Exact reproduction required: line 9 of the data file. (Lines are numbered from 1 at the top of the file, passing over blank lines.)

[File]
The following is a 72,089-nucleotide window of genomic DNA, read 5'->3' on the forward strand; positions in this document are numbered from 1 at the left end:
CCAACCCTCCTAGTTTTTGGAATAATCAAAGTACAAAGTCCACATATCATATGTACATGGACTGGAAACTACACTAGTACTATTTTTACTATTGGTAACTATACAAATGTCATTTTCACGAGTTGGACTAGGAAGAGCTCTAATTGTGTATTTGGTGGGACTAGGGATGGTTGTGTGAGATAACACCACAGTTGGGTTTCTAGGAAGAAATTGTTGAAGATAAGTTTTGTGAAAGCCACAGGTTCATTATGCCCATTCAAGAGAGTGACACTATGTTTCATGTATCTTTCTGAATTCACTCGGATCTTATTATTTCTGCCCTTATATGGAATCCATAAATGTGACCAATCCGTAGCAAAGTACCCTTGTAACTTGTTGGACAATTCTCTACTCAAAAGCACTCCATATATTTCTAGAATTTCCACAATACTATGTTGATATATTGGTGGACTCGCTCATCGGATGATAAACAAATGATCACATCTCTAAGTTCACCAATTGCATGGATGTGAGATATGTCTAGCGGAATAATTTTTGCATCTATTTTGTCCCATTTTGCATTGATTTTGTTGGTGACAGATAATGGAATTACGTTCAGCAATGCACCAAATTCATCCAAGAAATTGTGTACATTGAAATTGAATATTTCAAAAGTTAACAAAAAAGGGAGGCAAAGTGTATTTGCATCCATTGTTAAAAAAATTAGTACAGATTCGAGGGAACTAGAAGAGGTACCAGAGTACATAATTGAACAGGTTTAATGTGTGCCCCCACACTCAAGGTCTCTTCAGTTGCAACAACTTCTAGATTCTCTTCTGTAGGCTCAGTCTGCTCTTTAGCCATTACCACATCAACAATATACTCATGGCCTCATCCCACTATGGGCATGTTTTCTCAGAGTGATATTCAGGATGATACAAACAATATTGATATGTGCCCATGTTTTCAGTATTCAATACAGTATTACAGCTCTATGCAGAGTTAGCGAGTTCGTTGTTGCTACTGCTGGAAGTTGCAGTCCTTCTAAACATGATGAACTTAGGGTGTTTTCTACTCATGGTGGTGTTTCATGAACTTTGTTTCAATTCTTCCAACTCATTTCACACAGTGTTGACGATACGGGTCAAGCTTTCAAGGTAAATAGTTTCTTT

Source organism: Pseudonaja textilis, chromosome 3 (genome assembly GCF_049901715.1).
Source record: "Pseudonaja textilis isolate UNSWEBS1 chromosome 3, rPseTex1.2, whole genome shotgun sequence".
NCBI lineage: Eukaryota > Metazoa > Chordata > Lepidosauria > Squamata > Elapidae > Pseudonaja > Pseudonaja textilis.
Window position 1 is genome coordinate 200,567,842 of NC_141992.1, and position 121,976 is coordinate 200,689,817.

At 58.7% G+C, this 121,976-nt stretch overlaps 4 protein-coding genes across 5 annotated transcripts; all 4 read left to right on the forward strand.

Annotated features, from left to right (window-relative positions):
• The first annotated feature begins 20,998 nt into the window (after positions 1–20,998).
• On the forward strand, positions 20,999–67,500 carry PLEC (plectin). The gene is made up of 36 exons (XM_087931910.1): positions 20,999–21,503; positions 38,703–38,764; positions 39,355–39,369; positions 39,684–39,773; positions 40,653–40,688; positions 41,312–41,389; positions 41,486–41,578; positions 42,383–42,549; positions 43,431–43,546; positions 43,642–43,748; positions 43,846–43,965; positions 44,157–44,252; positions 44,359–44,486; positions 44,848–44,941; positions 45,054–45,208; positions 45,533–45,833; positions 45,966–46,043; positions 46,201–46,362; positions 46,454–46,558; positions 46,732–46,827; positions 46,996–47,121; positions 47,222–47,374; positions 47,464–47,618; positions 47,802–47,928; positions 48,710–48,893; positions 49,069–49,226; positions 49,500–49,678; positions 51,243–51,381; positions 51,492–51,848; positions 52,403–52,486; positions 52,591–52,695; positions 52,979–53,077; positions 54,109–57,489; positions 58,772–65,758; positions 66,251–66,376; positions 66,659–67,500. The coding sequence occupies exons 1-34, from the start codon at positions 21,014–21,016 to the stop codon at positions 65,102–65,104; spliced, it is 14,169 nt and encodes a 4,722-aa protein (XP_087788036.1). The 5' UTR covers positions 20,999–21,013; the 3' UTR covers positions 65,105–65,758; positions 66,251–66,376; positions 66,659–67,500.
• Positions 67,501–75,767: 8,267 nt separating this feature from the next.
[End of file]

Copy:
• The first annotated feature begins 20,998 nt into the window (after positions 1–20,998).